Sanrio is a character brand developer and designer. We’re happy that many fans of Anime are also fans of Hello Kitty or other Sanrio characters, but the Anime phenomenon has not affected the way we develop and market the Hello Kitty brand.

6. You have many special events planned over the coming months for the 30th anniversary of Hello Kitty, can you tell us if any special Japanese guests associated with the creation of the brand will be attending or coming to the USA?
We were pleased to have Ms. Yuko Yamaguchi, Sanrio’s chief designer for the Hello Kitty brand, join us at our official Anniversary Kick-Off event this past June at Rockefeller Center in New York.

7. Besides Hello Kitty, how are Sanrio’s other character brands performing in the USA market?
Hello Kitty is obviously the star, but other characters in the Sanrio family are showing their strength. Most notable is Chococat, who is red-hot is our boutique stores.

8. What’s coming up on the horizon for the next 6 months to 1 year for Sanrio?
At least 100 to 300 new items each month, plus new characters as well.


ANS Exclusive Interview: Musician Eric Zay

By Jonah Morgan

There is a song in the vast sea of anime music which has secretly been one of my favorites since I first saw it attached to the ED sequence of the Golgo 13 OAV: Queen Bee around 6 years ago. You wont find it listed on a single all time fan favorite songs lists or even downloadable from an online file sharing network, such is it’s obscurity. The song is “Turquoise Blue” with lyrics by Eric Zay, music composed and arranged by Fujimaru Yoshino, vocals performed by Fujimaru Yoshino and Hitomi Ono. With a bit of research I found the musician who drafted the lyrics for “Turqouise Blue”, Eric Zay, who has recently been taking his own career in Japan to new heights. Following is our brief interview:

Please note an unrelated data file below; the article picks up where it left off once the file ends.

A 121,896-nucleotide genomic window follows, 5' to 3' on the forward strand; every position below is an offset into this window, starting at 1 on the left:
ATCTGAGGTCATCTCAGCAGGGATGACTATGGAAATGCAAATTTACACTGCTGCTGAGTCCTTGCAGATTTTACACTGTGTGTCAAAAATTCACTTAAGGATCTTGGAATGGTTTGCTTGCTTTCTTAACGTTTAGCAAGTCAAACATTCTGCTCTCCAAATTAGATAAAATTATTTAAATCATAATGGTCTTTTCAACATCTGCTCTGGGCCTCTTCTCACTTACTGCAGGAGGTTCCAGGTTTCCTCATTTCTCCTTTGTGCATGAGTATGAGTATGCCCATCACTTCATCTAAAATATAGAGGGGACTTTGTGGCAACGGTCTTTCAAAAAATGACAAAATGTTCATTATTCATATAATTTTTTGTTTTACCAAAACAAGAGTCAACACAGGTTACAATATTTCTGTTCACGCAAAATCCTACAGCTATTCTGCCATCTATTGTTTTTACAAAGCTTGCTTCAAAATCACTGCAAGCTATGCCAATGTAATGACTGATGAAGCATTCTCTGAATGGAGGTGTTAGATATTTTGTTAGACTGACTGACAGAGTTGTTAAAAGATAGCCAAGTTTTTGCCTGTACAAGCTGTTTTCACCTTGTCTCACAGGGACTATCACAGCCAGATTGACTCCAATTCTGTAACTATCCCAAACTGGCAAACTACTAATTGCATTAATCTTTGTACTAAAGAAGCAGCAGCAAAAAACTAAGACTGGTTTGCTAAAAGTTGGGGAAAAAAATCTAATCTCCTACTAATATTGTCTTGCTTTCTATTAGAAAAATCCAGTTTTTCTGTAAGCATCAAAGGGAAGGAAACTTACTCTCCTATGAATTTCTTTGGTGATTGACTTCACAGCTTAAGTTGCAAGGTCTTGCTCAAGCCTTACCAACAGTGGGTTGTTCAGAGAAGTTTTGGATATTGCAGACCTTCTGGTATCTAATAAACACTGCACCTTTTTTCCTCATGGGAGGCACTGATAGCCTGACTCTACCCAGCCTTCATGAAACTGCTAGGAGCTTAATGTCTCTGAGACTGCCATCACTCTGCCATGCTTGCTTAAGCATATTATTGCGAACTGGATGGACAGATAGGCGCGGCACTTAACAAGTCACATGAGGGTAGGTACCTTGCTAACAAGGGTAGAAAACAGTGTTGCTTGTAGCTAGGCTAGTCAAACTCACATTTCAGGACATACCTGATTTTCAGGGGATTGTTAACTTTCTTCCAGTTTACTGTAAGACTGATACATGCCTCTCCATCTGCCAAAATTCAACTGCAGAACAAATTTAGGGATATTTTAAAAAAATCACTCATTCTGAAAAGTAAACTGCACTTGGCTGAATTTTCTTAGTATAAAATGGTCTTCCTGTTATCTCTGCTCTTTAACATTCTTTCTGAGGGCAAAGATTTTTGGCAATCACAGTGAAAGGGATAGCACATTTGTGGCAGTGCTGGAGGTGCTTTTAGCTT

1. Could you give us a brief intro into your background regarding music? Do you have any influences, particular style or are you more of a maverick and forge your own path?

I was born into a musical environment, having a very well known singer-song writer as a father, music was always in the air. Dad gave me much support in sending me to school at Berklee in Boston. We now run our own label .and Yes, My influence will always be my father.

2. I first became of your work through the release of Golgo 13: Queen Bee around 1998, can you tell us how you got signed onto the project?

I was playing in a band called Shogun at the time when Fujimaru (singer/gtr) asked me to write lyrics for a song he wrote.

3. The song, ‘Turquoise Blue’ called for English lyrics. How did you approach writing the song and were you given any pointers in which direction to go in lyrically speaking.

I don’t remember any of the lyrics or even have a cd to listen to. I was probably given the song and the lyrics were done. I usually try to write what ever comes out pretty and will avoid becoming waste of plastic.

4. Is having the skill of composing song lyrics in English a pretty hotly saught after talent [In Japan] these days?

I don’t really know about how saught after English writers actually are but, I think it’s all a matter who you know and the connections you keep.

5. Have you done much other work in the Animation industry in Japan?

not much. . . opening and ending theme for “Black Jack” by Tezuka Osamu with a band called Orange Vox

6. On to your present music career, what has been going on recently? Anything coming up?

I have a new album coming out in september called Not Afraid, I was touring with a guy named Sugizo from a band called Luna Sea for the past 3 years Presently touring with Monoral and Bloom UnderGround Writing for tv cms’ like KDDI, Coca Cola, Nissan andToyota. . . etc.

7. For those who may be unfamiliar to your music can you reccomend a good “jumping on” point album wise?

please come and visit the homepages for music and more info:

http://ericzay.com
http://pure-records.com
http://monoral.com